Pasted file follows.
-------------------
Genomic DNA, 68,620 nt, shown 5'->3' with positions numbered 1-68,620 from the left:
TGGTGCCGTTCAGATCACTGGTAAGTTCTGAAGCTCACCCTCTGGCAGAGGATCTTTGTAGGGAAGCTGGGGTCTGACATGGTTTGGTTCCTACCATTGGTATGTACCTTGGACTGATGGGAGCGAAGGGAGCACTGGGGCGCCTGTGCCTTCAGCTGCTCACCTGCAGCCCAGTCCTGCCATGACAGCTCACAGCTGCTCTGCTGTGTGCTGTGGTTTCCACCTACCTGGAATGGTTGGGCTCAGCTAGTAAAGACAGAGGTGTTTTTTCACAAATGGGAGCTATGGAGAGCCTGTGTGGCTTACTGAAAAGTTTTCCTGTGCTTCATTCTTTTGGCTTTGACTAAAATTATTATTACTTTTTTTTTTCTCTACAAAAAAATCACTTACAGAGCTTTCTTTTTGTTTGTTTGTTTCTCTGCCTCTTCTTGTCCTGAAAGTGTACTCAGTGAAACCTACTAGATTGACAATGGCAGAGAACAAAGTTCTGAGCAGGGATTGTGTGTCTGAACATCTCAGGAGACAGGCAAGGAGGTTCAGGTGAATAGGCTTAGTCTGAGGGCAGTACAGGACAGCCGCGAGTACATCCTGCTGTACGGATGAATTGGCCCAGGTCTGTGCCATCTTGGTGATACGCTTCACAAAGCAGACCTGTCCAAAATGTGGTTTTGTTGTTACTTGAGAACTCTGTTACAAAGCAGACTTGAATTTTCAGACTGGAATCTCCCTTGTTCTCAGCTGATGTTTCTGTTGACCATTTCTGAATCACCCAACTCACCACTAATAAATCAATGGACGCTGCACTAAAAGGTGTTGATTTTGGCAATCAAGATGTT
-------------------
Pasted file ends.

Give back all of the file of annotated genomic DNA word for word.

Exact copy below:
Genomic DNA, 68,620 nt, shown 5'->3' with positions numbered 1-68,620 from the left:
TGGTGCCGTTCAGATCACTGGTAAGTTCTGAAGCTCACCCTCTGGCAGAGGATCTTTGTAGGGAAGCTGGGGTCTGACATGGTTTGGTTCCTACCATTGGTATGTACCTTGGACTGATGGGAGCGAAGGGAGCACTGGGGCGCCTGTGCCTTCAGCTGCTCACCTGCAGCCCAGTCCTGCCATGACAGCTCACAGCTGCTCTGCTGTGTGCTGTGGTTTCCACCTACCTGGAATGGTTGGGCTCAGCTAGTAAAGACAGAGGTGTTTTTTCACAAATGGGAGCTATGGAGAGCCTGTGTGGCTTACTGAAAAGTTTTCCTGTGCTTCATTCTTTTGGCTTTGACTAAAATTATTATTACTTTTTTTTTTCTCTACAAAAAAATCACTTACAGAGCTTTCTTTTTGTTTGTTTGTTTCTCTGCCTCTTCTTGTCCTGAAAGTGTACTCAGTGAAACCTACTAGATTGACAATGGCAGAGAACAAAGTTCTGAGCAGGGATTGTGTGTCTGAACATCTCAGGAGACAGGCAAGGAGGTTCAGGTGAATAGGCTTAGTCTGAGGGCAGTACAGGACAGCCGCGAGTACATCCTGCTGTACGGATGAATTGGCCCAGGTCTGTGCCATCTTGGTGATACGCTTCACAAAGCAGACCTGTCCAAAATGTGGTTTTGTTGTTACTTGAGAACTCTGTTACAAAGCAGACTTGAATTTTCAGACTGGAATCTCCCTTGTTCTCAGCTGATGTTTCTGTTGACCATTTCTGAATCACCCAACTCACCACTAATAAATCAATGGACGCTGCACTAAAAGGTGTTGATTTTGGCAATCAAGATGTT